Monday, June 6, 2011

End the War on Drugs! Change Your Words-Change Your World

Blog post by Tina Winterlik © 2011 

Did you see this Video! Please watch it!

Now stop and think about this whole mentality about the "War on Drugs"
The whole energy about it is negative and it has attracted and created so much negative energy that thousands of people have died. But now people are waking up and they understand that this whole "idea" is bad, negative and it needs to be gotten rid of.

You can help! We can all help! Please read the links and articles below. Let's work together, because this world will never go forward in a positive if we don't address this issue.

I thought for sure we could get this to 750,000 over the weekend but it didn't happen. Come on people, speak up. Tell the politicians what you want. They are afraid of you!! they are afraid of upsetting the balance, but there is no balance right now. There is kaos and it must end. Educate yourself and your child, your friends, neighbours, facebook friends, twitter peeps. Together we can turn this around.

Just like in prohibition times, we need to make a stand here and say STOP! Enough is enough, your way does not work. There is a better way. I personally think alcohol is much worse than marijuana but anything abused is bad.
Quoting From Wikipedia
After several years, prohibition became a failure in North America and elsewhere, as bootlegging (rum-running) became widespread and organized crime took control of the distribution of alcohol. Distilleries and breweries in Canada, Mexico, and the Caribbean flourished as their products were either consumed by visiting Americans or illegally imported to the U.S. Chicago became notorious as a haven for prohibition dodgers during the time known as the Roaring Twenties. Prohibition generally came to an end in the late 1920s or early 1930s in most of North America and Europe, although a few locations continued prohibition for many more years.

That's where is all comes down to talking to our kids, teaching them about health, their bodies and treating people for illness and abuse, not abusing them more by neglecting them.

Quoting From Wikipedia
The proponents of Prohibition had believed that banning alcoholic beverages would reduce or even eliminate many social problems, particularly drunkenness, crime, mental illness, and poverty. Journalist H.L. Mencken asserted in 1925 that respect for law diminished rather than increased during Prohibition, and drunkenness, crime, insanity, and resentment towards the federal government had all increased.[citation needed]Some supporters of Prohibition, such as Rev. Charles Stelzle in his 1918 book Why Prohibition!, also believed that Prohibition would eventually lead to reductions in taxes, since drinking "produced half the business" for institutions supported by tax dollars such as courts, jails, hospitals, almshouses, and insane asylums.[1] In reality, however, alcohol consumption and the incidence of alcohol-related domestic violence were decreasing before the 18th Amendment was passed. Furthermore, reformers "were dismayed to find that child neglect and violence against children actually increased during the Prohibition era."[2]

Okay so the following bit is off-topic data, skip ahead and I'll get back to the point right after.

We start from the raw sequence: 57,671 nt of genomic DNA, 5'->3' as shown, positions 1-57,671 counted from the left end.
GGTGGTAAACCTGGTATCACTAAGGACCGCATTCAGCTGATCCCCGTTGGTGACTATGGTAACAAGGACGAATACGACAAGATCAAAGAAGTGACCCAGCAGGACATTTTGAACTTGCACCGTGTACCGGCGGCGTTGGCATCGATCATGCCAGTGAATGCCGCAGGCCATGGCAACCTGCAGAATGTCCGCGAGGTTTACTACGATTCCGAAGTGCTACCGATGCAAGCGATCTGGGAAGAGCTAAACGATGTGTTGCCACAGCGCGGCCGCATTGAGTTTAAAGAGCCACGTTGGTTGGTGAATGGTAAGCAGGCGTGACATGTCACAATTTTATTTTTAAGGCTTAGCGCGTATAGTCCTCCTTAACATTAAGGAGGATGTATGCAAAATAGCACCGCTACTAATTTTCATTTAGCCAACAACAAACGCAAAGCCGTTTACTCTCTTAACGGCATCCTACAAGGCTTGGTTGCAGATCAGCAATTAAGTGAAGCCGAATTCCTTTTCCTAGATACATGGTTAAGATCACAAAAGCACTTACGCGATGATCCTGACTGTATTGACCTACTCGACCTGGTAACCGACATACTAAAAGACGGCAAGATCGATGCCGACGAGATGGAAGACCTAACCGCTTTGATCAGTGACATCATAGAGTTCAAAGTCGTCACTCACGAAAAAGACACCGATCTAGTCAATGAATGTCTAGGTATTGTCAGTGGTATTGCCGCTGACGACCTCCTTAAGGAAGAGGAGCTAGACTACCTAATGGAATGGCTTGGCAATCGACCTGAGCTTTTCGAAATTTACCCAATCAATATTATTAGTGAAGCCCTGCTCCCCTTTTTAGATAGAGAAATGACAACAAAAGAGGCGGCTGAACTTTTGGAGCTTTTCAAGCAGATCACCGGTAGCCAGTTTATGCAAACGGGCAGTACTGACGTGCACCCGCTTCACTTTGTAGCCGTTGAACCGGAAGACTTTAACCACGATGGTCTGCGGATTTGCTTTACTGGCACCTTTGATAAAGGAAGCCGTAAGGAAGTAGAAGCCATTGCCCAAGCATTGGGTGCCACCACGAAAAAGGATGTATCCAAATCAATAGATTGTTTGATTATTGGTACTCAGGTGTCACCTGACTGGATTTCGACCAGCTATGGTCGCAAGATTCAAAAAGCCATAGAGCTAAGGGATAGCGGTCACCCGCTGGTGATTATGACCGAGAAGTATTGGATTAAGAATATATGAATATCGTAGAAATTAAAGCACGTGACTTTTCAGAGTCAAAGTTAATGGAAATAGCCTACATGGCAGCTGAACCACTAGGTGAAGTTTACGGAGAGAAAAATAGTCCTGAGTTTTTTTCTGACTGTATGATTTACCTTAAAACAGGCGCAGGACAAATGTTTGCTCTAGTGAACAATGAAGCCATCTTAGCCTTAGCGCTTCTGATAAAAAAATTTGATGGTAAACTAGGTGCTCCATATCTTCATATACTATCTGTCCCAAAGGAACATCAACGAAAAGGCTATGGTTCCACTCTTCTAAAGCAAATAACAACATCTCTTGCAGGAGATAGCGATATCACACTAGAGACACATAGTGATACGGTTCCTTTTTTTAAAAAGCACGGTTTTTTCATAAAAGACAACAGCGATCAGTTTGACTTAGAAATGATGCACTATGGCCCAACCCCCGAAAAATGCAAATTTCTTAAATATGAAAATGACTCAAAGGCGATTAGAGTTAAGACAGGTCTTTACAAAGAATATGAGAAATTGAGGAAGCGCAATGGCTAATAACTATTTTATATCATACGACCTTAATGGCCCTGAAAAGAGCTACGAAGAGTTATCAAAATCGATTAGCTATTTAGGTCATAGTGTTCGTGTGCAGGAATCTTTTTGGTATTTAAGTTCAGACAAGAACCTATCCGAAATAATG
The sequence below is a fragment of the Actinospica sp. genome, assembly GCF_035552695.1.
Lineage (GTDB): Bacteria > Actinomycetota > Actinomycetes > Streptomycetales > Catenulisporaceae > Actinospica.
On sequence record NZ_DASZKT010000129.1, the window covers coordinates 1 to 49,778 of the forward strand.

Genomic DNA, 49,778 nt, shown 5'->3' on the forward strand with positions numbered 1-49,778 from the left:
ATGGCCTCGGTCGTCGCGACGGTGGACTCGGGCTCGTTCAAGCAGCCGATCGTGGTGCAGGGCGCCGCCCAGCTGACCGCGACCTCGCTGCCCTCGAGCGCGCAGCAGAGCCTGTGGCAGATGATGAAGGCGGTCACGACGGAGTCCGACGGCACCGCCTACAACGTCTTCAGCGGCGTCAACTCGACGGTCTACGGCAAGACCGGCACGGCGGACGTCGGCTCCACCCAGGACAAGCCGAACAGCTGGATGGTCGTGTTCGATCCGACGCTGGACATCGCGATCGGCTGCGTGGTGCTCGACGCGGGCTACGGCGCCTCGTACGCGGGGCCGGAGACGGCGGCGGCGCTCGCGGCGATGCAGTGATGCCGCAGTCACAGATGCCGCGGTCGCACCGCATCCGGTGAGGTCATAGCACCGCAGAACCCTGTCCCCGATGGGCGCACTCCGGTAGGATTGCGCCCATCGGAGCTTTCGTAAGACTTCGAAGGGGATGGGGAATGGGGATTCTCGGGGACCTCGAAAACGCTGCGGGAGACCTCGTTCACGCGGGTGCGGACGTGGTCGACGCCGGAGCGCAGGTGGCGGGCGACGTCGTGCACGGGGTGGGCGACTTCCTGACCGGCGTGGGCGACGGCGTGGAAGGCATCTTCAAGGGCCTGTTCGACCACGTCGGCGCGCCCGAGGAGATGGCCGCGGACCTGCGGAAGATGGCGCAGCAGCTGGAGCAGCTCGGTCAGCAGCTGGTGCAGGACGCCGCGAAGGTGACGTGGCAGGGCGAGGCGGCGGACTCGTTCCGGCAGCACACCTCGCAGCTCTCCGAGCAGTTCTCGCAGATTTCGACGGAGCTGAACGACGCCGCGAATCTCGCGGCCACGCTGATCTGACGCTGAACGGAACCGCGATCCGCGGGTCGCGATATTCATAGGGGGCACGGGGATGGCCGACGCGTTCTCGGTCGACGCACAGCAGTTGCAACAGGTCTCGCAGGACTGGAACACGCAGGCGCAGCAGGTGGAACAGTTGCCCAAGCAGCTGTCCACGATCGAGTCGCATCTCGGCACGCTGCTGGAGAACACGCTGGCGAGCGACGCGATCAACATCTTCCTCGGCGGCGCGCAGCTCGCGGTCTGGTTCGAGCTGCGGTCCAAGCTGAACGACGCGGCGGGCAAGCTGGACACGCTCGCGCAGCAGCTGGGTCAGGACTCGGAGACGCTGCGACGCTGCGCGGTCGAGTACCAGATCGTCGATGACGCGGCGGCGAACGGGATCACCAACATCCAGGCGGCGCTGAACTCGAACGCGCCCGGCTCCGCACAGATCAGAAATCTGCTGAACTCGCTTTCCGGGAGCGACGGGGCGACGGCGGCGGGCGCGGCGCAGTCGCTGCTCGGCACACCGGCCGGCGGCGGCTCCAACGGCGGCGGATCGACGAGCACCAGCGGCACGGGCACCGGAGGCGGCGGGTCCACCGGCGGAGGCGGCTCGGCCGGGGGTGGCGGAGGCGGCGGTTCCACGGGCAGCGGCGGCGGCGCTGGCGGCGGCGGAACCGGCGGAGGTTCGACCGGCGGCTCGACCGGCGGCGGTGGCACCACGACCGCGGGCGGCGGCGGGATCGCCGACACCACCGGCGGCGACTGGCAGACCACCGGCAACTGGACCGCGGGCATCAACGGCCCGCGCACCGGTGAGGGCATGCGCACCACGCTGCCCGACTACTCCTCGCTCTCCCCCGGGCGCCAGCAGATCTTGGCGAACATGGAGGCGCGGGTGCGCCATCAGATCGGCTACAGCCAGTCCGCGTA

Quoting from Avaaz "Experts all agree that the most sensible policy is to regulate, but politicians are afraid to touch the issue. In 72 hours, a global commission including former heads of state and foreign policy chiefs of the UN, EU, US, Brazil, Mexico and more will break the taboo and publicly call for new approaches including decriminalization and regulation of drugs."

Quoting from Avaaz
For 50 years current drug policies have failed everyone, everywhere but public debate is stuck in the mud of fear and misinformation. Everyone, even the UN Office on Drugs and Crime which is responsible for enforcing this approach agrees -- deploying militaries and police to burn drug farms, hunting down traffickers, and imprisoning dealers and addicts – is an expensive mistake. And with massive human cost -- from Afghanistan, to Mexico, to the USA the illegal drug trade is destroying countries around the world, while addiction, overdose deaths, and HIV/AIDS infections continue to rise.

Meanwhile, countries with less-harsh enforcement -- like Switzerland, Portugal, the Netherlands, and Australia -- have not seen the explosion in drug use that proponents of the drug war have darkly predicted. Instead, they have seen significant reductions in drug-related crime, addiction and deaths, and are able to focus squarely on dismantling criminal empires. Read More Here

I have a great idea, Why do People get Together and Do Flash mobs to "End the War on Drugs"

Quoting from the Green Party
The Green Party recommends the following actions:

  • Legalize marijuana by removing marijuana from the drug schedule.
  • Create a regulatory framework for the safe production of marijuana by small, independent growers.
  • Develop a taxation rate for marijuana similar to that of tobacco.
  • Establish the sale of marijuana to adults for medicinal or personal use through licensed distribution outlets.
  • Educate the public about the health threats of marijuana, tobacco and other drug use.
  • Provide increased funding to safe injection sites, treatment facilities and addict rehabilitation which have now proven to be economically and socially in the best interests of the country.

The Global Commission on Drug Policy will build on the successful experience of the Latin American Commission on Drugs and Democracy convened by former presidents Cardoso of Brazil, Gaviria of Colombia and Zedillo of Mexico. Persuaded that the association between drug trade, violence and corruption was a threat to democracy in Latin America, the Commission reviewed the current ‘war on drugs’ policies and opened a public debate about an issue that tends to be surrounded by fear and misinformation.

Read these Press Releases

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